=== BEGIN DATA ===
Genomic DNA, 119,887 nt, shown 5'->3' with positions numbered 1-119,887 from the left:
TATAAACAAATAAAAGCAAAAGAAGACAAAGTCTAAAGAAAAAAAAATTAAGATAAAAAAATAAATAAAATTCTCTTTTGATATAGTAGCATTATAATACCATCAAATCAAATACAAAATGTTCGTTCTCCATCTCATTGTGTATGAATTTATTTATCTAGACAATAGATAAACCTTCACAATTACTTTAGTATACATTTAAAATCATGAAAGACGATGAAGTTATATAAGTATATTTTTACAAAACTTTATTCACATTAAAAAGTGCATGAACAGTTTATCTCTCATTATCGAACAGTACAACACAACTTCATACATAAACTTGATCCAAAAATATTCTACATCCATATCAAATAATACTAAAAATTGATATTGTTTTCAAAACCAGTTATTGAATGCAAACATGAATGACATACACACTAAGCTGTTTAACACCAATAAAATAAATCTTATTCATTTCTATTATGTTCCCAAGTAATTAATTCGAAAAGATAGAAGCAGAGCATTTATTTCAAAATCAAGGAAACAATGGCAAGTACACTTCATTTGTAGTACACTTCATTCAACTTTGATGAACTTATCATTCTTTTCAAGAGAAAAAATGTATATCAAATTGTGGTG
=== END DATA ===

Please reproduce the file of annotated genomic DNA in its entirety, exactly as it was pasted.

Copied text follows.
Genomic DNA, 119,887 nt, shown 5'->3' with positions numbered 1-119,887 from the left:
TATAAACAAATAAAAGCAAAAGAAGACAAAGTCTAAAGAAAAAAAAATTAAGATAAAAAAATAAATAAAATTCTCTTTTGATATAGTAGCATTATAATACCATCAAATCAAATACAAAATGTTCGTTCTCCATCTCATTGTGTATGAATTTATTTATCTAGACAATAGATAAACCTTCACAATTACTTTAGTATACATTTAAAATCATGAAAGACGATGAAGTTATATAAGTATATTTTTACAAAACTTTATTCACATTAAAAAGTGCATGAACAGTTTATCTCTCATTATCGAACAGTACAACACAACTTCATACATAAACTTGATCCAAAAATATTCTACATCCATATCAAATAATACTAAAAATTGATATTGTTTTCAAAACCAGTTATTGAATGCAAACATGAATGACATACACACTAAGCTGTTTAACACCAATAAAATAAATCTTATTCATTTCTATTATGTTCCCAAGTAATTAATTCGAAAAGATAGAAGCAGAGCATTTATTTCAAAATCAAGGAAACAATGGCAAGTACACTTCATTTGTAGTACACTTCATTCAACTTTGATGAACTTATCATTCTTTTCAAGAGAAAAAATGTATATCAAATTGTGGTG